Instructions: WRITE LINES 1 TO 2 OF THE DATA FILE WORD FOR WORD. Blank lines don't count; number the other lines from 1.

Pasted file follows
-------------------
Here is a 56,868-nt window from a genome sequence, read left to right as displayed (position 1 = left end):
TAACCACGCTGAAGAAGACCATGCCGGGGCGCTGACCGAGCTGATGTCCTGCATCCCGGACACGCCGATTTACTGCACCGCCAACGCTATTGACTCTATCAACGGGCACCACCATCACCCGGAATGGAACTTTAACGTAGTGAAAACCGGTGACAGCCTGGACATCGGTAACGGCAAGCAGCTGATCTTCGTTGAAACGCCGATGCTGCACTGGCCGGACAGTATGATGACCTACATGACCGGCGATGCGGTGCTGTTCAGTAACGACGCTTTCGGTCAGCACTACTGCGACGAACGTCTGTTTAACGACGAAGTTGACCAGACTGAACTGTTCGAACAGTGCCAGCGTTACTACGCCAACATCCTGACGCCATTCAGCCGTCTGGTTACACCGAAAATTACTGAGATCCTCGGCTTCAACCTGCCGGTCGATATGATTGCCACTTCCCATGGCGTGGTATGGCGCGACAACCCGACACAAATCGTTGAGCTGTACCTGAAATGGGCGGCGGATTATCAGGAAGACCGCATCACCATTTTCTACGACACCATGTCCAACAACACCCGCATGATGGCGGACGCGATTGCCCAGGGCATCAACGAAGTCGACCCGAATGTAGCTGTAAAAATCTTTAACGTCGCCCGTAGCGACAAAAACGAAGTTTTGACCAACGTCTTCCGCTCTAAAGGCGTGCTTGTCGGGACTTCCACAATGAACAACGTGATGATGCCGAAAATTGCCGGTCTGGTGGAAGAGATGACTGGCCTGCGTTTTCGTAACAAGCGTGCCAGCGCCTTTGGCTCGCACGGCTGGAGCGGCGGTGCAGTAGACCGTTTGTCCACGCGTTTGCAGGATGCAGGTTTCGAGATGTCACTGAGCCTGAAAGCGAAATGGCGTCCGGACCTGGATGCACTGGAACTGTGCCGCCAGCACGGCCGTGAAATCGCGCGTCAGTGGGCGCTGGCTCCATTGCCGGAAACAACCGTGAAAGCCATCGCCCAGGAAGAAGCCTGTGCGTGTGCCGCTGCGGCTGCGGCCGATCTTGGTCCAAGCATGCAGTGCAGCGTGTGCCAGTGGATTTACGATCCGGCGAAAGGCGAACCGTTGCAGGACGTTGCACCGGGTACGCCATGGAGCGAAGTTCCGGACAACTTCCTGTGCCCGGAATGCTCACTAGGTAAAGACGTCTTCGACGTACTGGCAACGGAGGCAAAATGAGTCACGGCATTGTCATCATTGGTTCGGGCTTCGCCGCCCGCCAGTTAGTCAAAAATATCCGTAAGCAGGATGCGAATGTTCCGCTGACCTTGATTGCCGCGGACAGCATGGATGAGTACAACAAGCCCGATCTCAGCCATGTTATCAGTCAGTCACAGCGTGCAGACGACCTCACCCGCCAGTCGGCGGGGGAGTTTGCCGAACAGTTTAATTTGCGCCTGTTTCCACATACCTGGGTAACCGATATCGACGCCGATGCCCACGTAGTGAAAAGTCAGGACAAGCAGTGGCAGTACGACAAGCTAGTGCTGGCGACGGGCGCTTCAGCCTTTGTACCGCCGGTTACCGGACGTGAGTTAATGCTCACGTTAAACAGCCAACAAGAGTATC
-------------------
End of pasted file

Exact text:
Here is a 56,868-nt window from a genome sequence, read left to right as displayed (position 1 = left end):
TAACCACGCTGAAGAAGACCATGCCGGGGCGCTGACCGAGCTGATGTCCTGCATCCCGGACACGCCGATTTACTGCACCGCCAACGCTATTGACTCTATCAACGGGCACCACCATCACCCGGAATGGAACTTTAACGTAGTGAAAACCGGTGACAGCCTGGACATCGGTAACGGCAAGCAGCTGATCTTCGTTGAAACGCCGATGCTGCACTGGCCGGACAGTATGATGACCTACATGACCGGCGATGCGGTGCTGTTCAGTAACGACGCTTTCGGTCAGCACTACTGCGACGAACGTCTGTTTAACGACGAAGTTGACCAGACTGAACTGTTCGAACAGTGCCAGCGTTACTACGCCAACATCCTGACGCCATTCAGCCGTCTGGTTACACCGAAAATTACTGAGATCCTCGGCTTCAACCTGCCGGTCGATATGATTGCCACTTCCCATGGCGTGGTATGGCGCGACAACCCGACACAAATCGTTGAGCTGTACCTGAAATGGGCGGCGGATTATCAGGAAGACCGCATCACCATTTTCTACGACACCATGTCCAACAACACCCGCATGATGGCGGACGCGATTGCCCAGGGCATCAACGAAGTCGACCCGAATGTAGCTGTAAAAATCTTTAACGTCGCCCGTAGCGACAAAAACGAAGTTTTGACCAACGTCTTCCGCTCTAAAGGCGTGCTTGTCGGGACTTCCACAATGAACAACGTGATGATGCCGAAAATTGCCGGTCTGGTGGAAGAGATGACTGGCCTGCGTTTTCGTAACAAGCGTGCCAGCGCCTTTGGCTCGCACGGCTGGAGCGGCGGTGCAGTAGACCGTTTGTCCACGCGTTTGCAGGATGCAGGTTTCGAGATGTCACTGAGCCTGAAAGCGAAATGGCGTCCGGACCTGGATGCACTGGAACTGTGCCGCCAGCACGGCCGTGAAATCGCGCGTCAGTGGGCGCTGGCTCCATTGCCGGAAACAACCGTGAAAGCCATCGCCCAGGAAGAAGCCTGTGCGTGTGCCGCTGCGGCTGCGGCCGATCTTGGTCCAAGCATGCAGTGCAGCGTGTGCCAGTGGATTTACGATCCGGCGAAAGGCGAACCGTTGCAGGACGTTGCACCGGGTACGCCATGGAGCGAAGTTCCGGACAACTTCCTGTGCCCGGAATGCTCACTAGGTAAAGACGTCTTCGACGTACTGGCAACGGAGGCAAAATGAGTCACGGCATTGTCATCATTGGTTCGGGCTTCGCCGCCCGCCAGTTAGTCAAAAATATCCGTAAGCAGGATGCGAATGTTCCGCTGACCTTGATTGCCGCGGACAGCATGGATGAGTACAACAAGCCCGATCTCAGCCATGTTATCAGTCAGTCACAGCGTGCAGACGACCTCACCCGCCAGTCGGCGGGGGAGTTTGCCGAACAGTTTAATTTGCGCCTGTTTCCACATACCTGGGTAACCGATATCGACGCCGATGCCCACGTAGTGAAAAGTCAGGACAAGCAGTGGCAGTACGACAAGCTAGTGCTGGCGACGGGCGCTTCAGCCTTTGTACCGCCGGTTACCGGACGTGAGTTAATGCTCACGTTAAACAGCCAACAAGAGTATC